Han et al., 2017, [17] | MPC | Smooth and fast starting time for the alternator-based engine (0.3 s). The results demonstrate that the engine can start rapidly with minimal speed oscillations. | No experimental work is achieved to verify the results for the proposed algorithm, it is only a comparison between Matlab and AMESim software, and it is not applied in the real world. The type of the alternator is not specified. Only a general belt starter/alternator term is used. |

Chatterjee and Mukherjee, 2016, [18] | TLBO | Good voltage response can be implemented online. Simulation results demonstrate that the TLBO-based PID controller is a vital AVR optimization tool. | It only controls the field current of the alternator. No practical work is introduced in this paper, and also the alternator type is not specified. |

Wang et al., 2018, [19] | DCR and ELP | Stable load power and 1.6% reduction in fuel. The experimental result is obtained depending on real vehicles and alternator parameters. | Fluctuation of battery SOC and high computational complexity. The alternator type is not mentioned in work (only the term intelligent alternator). |

Winter, Taube, and Herzog, 2018, [20] | Multi-Objective | Select the desired system behavior and discover high-effect parameters. | Simulation work only. Alternator type is not mentioned in the work, and the work is not applied in the real world car. |

Xia, Du, and Zhang, 2017, [21] | Quadratic optimization | The optimization index deals with the battery SOC and fuel reduction simultaneously. Fuel consumption is reduced by 3.7%. Toyota Prius parameters are used as a vehicle in this work. | Simulation work only, two motor-generator set is used, and it needs extra components and cost. Alternator type is not mentioned in this work. |

Marinkov, Murgovski, and Jager, 2017, [22] | Convex Optimization | Price is reduced by about 8.1%, Can implement online. Only a real-world driving cycle is used. | It is only simulation work, numerical analysis, and lowers fuel reduction. The alternator type is not mentioned in this work. |

Wu et al., 2019, [23] | R-EMS | Significant effect on the SOC for the battery and fuel consumption for the engine. Real-time driving cycles are used. | These devices have low efficiency, less than 50%, and the alternator has a high output at the idle speed, but it is down at high rates. The alternator type is not specified. |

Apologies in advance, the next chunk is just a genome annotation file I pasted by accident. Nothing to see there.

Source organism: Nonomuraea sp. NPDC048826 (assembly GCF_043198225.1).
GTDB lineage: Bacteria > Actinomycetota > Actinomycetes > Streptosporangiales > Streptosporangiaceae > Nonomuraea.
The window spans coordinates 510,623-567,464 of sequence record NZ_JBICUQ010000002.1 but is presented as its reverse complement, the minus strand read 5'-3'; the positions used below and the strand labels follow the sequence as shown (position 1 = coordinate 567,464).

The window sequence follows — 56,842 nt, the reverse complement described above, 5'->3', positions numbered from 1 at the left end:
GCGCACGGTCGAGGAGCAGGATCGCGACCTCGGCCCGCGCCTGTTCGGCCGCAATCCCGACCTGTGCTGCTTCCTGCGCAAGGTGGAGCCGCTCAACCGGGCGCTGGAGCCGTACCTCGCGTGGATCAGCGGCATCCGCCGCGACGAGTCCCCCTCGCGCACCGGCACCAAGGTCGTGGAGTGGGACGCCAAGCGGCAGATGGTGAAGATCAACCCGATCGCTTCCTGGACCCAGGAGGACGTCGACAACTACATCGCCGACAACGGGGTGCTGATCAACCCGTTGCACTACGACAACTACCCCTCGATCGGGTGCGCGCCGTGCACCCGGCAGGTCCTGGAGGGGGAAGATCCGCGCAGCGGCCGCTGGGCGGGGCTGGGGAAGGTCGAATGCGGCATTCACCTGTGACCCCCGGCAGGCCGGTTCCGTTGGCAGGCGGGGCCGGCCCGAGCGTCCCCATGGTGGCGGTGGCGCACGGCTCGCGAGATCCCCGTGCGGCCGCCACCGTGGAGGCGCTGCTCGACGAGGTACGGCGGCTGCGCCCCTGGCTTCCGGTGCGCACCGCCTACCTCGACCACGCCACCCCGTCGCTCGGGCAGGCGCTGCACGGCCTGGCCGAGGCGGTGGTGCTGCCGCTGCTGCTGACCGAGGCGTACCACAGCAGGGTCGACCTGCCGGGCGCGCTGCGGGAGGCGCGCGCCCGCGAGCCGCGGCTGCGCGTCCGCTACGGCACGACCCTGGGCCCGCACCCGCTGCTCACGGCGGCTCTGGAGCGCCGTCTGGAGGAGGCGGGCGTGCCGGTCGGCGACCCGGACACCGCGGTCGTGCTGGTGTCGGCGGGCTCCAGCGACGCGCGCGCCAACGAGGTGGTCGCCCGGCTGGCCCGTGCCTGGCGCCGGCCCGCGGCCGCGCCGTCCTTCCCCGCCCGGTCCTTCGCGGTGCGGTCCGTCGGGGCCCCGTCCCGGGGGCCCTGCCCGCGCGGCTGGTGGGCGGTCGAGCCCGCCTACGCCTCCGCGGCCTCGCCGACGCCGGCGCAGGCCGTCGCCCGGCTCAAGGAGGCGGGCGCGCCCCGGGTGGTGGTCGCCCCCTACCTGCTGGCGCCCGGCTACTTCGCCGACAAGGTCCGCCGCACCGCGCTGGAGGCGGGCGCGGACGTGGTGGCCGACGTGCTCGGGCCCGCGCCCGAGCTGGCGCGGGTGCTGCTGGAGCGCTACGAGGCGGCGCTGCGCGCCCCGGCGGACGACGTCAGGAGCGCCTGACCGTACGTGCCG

Fan, 2011, [24] | MDO | Reduced size for the system components, fast response. As indicated by the GM Impala, the Parameters of Denso are used in this work as a real word alternator. | It needs extra components; finally, the work is only a simulation, not a real-time one. |

Lins Rodrigues, Cunha Oliveira, and Nogueira Lima, 2019, [25] | Model-based Extremum Seeking | Real-time applicable hybrid optimization, fast, high accuracy, and good enhancement in power in 6–7%. An automotive Lundell alternator is used in this work. | Simulation work only. |

Toloue and Moallem, 2015, [26] | Sliding mode multi-surface | High efficiency, smooth, fast, and robust performance. In addition, this method has less fluctuation, increasing the precision for speed performance. Parameters of the Lundell alternator are used in this work. | Simulation works only and has high computational complexity. |

Tolue and Moallem 2016, [27] | Multivariable Sliding-mode Extremum Seeking | Fast and precise convergence and robust performance in the face of disturbances and uncertainties. The parameters of the Lundell alternator are used. | Simulation work only. |

Tolue and Moallem 2017, [28] | Experimental MVESC (Multivariable Sliding-mode Extremum Seeking) | Advantages in robust performance, speed, and accuracy. The system is used in the real-world railway industry. The alternator type is remanufactured ACDelco 334-2224A | Compacted system and expensive. It needs ADC and DAC and tow choppers. |

Researchers | Algorithm | Enhancement | Disadvantages |